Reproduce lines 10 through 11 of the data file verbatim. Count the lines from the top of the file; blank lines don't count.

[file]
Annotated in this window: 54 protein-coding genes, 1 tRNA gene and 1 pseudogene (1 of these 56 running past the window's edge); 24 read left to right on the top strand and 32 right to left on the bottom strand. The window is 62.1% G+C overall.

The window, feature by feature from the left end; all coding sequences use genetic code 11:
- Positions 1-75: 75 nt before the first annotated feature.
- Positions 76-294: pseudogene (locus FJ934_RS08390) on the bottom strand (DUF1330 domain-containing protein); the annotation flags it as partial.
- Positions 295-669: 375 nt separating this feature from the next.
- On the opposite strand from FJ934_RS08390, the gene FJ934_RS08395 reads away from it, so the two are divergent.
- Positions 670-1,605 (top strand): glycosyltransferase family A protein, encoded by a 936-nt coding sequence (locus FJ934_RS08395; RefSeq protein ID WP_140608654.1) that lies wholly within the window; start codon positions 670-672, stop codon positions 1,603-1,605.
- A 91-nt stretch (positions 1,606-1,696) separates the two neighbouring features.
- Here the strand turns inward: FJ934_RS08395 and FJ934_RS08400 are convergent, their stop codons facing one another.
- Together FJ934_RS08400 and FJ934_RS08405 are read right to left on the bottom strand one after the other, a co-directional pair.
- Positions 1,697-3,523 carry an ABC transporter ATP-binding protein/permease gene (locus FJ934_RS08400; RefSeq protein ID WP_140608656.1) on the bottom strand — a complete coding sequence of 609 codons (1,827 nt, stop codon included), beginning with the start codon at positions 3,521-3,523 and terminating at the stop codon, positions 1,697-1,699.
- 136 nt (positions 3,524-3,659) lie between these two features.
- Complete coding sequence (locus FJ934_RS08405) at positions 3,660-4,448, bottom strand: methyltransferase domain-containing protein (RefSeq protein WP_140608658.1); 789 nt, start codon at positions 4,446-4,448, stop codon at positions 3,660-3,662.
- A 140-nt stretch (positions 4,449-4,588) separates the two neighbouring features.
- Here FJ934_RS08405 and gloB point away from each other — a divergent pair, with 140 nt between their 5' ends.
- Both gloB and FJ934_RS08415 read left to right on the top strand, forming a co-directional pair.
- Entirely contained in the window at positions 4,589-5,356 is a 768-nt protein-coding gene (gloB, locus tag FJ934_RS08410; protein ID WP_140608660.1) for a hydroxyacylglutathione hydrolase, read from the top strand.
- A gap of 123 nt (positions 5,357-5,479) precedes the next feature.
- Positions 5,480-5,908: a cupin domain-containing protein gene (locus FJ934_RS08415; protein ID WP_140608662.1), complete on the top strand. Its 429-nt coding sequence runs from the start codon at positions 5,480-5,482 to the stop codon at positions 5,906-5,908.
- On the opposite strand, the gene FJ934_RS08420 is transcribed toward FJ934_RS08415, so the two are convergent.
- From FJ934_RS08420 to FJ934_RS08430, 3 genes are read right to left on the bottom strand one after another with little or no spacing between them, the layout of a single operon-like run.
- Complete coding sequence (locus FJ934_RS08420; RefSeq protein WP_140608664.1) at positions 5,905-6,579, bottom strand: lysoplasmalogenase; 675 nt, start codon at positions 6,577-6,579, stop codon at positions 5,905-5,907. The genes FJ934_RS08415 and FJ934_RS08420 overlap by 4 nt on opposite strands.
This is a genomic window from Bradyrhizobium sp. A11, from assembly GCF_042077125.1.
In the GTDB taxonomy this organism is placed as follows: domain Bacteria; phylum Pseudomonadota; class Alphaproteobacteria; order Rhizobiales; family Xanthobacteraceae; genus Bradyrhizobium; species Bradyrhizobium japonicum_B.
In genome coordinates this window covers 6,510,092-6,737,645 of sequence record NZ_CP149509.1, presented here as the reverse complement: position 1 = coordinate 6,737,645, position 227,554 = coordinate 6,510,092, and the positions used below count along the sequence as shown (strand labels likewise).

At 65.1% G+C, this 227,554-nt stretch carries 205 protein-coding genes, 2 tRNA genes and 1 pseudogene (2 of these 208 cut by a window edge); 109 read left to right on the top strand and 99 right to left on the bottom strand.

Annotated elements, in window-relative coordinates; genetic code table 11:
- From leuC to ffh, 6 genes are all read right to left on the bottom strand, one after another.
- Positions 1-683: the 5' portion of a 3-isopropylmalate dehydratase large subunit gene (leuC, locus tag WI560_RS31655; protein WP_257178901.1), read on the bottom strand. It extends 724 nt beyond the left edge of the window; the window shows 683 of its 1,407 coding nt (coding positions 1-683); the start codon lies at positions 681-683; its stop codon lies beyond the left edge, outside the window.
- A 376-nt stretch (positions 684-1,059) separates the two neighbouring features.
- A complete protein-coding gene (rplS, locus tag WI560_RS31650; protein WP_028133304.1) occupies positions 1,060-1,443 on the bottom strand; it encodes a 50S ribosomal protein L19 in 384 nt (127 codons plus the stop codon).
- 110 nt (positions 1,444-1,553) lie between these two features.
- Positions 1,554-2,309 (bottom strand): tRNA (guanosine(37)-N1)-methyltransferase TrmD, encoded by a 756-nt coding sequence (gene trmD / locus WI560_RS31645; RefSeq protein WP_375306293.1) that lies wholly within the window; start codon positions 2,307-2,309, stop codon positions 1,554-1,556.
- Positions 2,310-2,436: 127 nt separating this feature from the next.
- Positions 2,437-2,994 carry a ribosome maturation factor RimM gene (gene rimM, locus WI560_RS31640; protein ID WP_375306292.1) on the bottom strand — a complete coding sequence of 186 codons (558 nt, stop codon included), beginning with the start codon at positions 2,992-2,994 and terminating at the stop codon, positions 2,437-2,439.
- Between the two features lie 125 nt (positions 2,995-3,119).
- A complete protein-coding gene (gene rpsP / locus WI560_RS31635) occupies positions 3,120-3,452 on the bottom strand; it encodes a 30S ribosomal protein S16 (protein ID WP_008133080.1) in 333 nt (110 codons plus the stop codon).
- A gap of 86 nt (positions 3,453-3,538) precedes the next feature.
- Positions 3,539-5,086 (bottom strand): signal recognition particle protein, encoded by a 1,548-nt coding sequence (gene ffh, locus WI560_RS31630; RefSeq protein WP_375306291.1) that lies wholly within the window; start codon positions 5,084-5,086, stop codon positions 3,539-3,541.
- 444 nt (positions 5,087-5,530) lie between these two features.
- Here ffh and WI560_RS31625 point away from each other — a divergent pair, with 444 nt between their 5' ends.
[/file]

- Together FJ934_RS08400 and FJ934_RS08405 are read right to left on the bottom strand one after the other, a co-directional pair.
- Positions 1,697-3,523 carry an ABC transporter ATP-binding protein/permease gene (locus FJ934_RS08400; RefSeq protein ID WP_140608656.1) on the bottom strand — a complete coding sequence of 609 codons (1,827 nt, stop codon included), beginning with the start codon at positions 3,521-3,523 and terminating at the stop codon, positions 1,697-1,699.